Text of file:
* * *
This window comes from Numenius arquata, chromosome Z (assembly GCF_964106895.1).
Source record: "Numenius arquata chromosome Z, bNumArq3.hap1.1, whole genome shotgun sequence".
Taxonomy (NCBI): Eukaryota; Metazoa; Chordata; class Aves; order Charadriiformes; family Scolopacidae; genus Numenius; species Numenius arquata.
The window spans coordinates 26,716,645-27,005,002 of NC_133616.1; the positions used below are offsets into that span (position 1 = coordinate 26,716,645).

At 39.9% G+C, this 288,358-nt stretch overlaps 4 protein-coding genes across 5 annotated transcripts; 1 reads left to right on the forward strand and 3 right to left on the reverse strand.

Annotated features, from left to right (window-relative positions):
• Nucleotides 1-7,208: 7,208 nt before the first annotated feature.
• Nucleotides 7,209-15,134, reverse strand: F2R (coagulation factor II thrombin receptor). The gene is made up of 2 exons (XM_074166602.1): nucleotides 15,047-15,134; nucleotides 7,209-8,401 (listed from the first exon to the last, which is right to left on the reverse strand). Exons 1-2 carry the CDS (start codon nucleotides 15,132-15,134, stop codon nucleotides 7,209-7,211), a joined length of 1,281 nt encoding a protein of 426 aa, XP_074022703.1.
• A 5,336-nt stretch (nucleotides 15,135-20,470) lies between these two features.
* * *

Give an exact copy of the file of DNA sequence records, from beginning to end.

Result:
This window comes from Numenius arquata, chromosome Z (assembly GCF_964106895.1).
Source record: "Numenius arquata chromosome Z, bNumArq3.hap1.1, whole genome shotgun sequence".
Taxonomy (NCBI): Eukaryota; Metazoa; Chordata; class Aves; order Charadriiformes; family Scolopacidae; genus Numenius; species Numenius arquata.
The window spans coordinates 26,716,645-27,005,002 of NC_133616.1; the positions used below are offsets into that span (position 1 = coordinate 26,716,645).

At 39.9% G+C, this 288,358-nt stretch overlaps 4 protein-coding genes across 5 annotated transcripts; 1 reads left to right on the forward strand and 3 right to left on the reverse strand.

Annotated features, from left to right (window-relative positions):
• Nucleotides 1-7,208: 7,208 nt before the first annotated feature.
• Nucleotides 7,209-15,134, reverse strand: F2R (coagulation factor II thrombin receptor). The gene is made up of 2 exons (XM_074166602.1): nucleotides 15,047-15,134; nucleotides 7,209-8,401 (listed from the first exon to the last, which is right to left on the reverse strand). Exons 1-2 carry the CDS (start codon nucleotides 15,132-15,134, stop codon nucleotides 7,209-7,211), a joined length of 1,281 nt encoding a protein of 426 aa, XP_074022703.1.
• A 5,336-nt stretch (nucleotides 15,135-20,470) lies between these two features.